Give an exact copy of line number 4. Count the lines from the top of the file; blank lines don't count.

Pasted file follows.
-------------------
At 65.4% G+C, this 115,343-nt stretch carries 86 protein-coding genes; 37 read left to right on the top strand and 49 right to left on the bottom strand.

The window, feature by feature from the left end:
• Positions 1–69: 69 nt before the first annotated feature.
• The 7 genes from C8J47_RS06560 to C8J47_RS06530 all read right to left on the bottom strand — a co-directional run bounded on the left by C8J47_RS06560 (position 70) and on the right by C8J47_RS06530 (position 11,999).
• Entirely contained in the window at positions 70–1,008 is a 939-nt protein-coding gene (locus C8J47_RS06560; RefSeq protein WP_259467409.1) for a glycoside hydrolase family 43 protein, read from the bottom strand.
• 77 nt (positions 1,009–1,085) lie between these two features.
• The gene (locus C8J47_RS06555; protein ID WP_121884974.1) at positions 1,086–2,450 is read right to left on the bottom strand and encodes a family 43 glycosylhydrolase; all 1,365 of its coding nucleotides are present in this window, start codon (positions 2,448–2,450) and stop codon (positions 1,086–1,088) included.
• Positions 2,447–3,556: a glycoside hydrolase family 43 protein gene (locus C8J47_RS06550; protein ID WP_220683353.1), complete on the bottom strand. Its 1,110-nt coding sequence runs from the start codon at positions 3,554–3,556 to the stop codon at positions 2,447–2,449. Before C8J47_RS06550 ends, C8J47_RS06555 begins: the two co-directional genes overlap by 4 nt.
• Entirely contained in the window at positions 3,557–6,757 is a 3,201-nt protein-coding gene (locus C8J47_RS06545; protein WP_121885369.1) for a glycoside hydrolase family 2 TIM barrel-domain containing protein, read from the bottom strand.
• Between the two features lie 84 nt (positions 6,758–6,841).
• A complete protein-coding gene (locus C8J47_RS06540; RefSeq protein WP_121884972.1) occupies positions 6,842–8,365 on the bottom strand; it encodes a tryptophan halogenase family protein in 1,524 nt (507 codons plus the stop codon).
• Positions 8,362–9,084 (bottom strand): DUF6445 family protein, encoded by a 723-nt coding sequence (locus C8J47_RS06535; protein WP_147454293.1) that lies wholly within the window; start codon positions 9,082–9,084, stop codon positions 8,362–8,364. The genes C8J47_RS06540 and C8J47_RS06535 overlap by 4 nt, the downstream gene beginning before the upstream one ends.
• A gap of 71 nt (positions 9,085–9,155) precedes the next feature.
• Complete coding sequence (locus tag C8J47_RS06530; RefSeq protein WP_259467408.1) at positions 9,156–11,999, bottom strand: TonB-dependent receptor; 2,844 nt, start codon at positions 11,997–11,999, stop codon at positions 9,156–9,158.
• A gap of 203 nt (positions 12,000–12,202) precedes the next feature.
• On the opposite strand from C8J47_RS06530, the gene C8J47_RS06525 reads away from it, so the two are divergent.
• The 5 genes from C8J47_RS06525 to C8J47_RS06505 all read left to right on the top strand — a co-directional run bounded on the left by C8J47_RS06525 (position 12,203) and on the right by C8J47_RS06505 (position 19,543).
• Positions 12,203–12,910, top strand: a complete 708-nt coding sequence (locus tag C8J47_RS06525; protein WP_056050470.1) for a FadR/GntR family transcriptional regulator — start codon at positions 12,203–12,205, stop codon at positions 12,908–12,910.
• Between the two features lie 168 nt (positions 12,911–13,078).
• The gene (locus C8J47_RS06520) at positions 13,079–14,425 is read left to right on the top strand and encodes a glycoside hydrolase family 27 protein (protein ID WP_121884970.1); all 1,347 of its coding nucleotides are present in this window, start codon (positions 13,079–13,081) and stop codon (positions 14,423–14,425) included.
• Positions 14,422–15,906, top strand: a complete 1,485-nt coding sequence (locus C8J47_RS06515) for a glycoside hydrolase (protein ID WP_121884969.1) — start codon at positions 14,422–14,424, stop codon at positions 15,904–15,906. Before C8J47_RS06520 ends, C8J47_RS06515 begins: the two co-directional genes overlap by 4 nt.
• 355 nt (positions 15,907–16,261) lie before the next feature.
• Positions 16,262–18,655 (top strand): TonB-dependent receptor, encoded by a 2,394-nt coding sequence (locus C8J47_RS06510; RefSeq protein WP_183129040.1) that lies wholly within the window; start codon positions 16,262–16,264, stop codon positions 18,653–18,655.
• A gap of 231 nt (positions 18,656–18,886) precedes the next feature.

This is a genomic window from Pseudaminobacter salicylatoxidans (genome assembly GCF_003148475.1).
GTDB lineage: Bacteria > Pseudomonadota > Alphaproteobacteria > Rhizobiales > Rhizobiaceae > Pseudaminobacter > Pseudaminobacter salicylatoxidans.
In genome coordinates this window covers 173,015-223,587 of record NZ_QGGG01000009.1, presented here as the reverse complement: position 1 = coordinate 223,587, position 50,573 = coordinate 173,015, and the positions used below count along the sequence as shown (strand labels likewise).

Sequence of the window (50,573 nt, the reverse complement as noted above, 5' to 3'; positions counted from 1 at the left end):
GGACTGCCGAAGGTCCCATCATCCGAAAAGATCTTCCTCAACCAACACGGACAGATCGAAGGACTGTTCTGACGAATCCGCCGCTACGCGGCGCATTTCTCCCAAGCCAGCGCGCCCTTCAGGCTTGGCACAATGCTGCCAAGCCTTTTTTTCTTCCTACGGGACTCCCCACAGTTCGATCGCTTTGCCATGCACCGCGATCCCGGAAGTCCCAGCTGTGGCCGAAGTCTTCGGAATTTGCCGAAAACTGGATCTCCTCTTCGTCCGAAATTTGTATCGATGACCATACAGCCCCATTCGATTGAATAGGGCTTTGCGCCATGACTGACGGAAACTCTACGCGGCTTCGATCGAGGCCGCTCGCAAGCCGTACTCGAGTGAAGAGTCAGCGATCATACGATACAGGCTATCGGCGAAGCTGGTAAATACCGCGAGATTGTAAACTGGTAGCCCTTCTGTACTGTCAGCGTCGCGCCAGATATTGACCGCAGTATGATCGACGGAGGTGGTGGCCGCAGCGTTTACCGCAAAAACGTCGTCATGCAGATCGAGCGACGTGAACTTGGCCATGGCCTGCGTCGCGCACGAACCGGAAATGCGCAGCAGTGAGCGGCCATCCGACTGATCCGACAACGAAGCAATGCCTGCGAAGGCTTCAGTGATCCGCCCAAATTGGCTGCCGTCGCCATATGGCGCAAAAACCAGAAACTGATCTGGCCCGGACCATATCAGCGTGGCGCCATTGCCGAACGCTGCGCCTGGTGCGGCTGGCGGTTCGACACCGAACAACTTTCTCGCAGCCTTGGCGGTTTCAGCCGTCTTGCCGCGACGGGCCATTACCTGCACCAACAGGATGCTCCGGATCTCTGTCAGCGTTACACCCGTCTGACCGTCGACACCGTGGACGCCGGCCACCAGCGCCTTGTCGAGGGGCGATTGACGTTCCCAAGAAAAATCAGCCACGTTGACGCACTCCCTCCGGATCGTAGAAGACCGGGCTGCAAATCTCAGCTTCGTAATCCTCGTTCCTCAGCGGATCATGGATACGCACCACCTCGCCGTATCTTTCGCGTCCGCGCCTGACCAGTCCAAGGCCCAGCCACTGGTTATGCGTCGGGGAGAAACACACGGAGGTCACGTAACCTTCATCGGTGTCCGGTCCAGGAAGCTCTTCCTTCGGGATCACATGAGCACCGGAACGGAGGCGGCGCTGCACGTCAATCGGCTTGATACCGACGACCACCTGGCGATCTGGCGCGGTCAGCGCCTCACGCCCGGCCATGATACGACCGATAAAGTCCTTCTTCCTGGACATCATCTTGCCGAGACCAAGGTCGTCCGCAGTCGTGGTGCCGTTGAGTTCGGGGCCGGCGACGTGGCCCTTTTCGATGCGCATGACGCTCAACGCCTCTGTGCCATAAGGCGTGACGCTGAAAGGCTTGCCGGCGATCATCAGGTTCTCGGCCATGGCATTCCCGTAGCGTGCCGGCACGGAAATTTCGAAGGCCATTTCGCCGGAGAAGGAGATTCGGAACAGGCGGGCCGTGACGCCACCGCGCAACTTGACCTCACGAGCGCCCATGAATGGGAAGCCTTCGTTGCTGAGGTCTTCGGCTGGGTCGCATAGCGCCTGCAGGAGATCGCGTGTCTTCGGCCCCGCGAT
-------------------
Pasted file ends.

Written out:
• The 7 genes from C8J47_RS06560 to C8J47_RS06530 all read right to left on the bottom strand — a co-directional run bounded on the left by C8J47_RS06560 (position 70) and on the right by C8J47_RS06530 (position 11,999).